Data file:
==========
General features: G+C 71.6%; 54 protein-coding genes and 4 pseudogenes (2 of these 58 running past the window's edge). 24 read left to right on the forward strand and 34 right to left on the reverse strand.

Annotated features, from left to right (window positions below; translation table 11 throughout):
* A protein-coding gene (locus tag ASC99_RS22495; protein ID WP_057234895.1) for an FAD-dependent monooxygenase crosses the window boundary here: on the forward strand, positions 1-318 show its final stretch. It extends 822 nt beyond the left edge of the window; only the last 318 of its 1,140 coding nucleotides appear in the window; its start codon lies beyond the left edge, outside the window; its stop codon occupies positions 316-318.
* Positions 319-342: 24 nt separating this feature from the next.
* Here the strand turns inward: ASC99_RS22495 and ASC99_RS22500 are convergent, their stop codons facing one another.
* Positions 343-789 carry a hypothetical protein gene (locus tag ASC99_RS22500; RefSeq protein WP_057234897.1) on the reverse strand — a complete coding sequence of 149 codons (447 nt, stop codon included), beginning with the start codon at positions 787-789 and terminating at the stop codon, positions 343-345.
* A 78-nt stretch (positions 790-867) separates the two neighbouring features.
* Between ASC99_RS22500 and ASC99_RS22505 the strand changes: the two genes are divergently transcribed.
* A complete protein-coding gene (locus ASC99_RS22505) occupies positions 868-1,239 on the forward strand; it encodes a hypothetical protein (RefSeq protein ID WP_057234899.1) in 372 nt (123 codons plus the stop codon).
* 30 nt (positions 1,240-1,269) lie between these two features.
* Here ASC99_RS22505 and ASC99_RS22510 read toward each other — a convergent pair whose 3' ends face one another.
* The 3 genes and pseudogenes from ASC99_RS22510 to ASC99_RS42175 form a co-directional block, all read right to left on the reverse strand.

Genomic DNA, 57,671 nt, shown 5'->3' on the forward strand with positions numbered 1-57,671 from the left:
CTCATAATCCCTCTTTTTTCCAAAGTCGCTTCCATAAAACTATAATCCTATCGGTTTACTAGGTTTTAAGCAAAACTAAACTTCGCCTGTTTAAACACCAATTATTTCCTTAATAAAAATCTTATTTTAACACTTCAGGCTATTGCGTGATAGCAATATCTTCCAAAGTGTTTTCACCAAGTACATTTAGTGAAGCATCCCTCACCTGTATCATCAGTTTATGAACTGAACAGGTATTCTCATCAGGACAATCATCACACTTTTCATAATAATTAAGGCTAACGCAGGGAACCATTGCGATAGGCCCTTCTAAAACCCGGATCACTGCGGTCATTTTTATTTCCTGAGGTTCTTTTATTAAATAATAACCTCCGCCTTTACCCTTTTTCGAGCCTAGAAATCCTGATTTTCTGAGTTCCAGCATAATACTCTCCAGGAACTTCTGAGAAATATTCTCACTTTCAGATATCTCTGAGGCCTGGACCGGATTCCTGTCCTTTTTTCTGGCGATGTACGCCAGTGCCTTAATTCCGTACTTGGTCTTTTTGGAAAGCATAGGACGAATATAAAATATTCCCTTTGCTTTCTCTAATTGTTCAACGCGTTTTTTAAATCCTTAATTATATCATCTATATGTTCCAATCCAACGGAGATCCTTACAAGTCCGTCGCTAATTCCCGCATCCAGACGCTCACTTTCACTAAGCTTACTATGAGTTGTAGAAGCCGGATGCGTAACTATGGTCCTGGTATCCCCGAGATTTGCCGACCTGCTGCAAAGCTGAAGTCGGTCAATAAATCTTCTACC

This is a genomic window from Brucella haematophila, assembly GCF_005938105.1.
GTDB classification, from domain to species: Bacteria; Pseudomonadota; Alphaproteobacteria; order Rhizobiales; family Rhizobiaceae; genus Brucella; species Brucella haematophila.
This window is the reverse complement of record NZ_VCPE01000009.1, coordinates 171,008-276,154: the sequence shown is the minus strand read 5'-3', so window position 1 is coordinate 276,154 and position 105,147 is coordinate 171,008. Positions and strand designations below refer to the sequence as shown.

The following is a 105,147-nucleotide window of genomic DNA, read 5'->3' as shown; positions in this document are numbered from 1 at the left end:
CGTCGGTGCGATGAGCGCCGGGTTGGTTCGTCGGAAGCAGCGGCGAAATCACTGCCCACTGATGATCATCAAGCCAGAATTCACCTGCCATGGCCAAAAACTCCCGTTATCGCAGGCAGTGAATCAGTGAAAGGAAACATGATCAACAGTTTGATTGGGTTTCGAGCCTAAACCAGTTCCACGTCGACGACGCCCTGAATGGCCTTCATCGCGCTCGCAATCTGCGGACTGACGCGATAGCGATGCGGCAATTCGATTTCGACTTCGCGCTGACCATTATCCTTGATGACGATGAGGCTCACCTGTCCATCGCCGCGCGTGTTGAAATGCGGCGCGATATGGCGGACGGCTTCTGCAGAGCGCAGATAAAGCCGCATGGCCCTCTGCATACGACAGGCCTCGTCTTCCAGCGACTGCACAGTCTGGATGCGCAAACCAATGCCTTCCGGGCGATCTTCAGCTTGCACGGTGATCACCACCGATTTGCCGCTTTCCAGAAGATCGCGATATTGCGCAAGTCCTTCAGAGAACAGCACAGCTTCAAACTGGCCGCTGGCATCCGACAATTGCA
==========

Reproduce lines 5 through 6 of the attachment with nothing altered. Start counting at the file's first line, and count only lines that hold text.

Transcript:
* Here the strand turns inward: ASC99_RS22495 and ASC99_RS22500 are convergent, their stop codons facing one another.
* Positions 343-789 carry a hypothetical protein gene (locus tag ASC99_RS22500; RefSeq protein WP_057234897.1) on the reverse strand — a complete coding sequence of 149 codons (447 nt, stop codon included), beginning with the start codon at positions 787-789 and terminating at the stop codon, positions 343-345.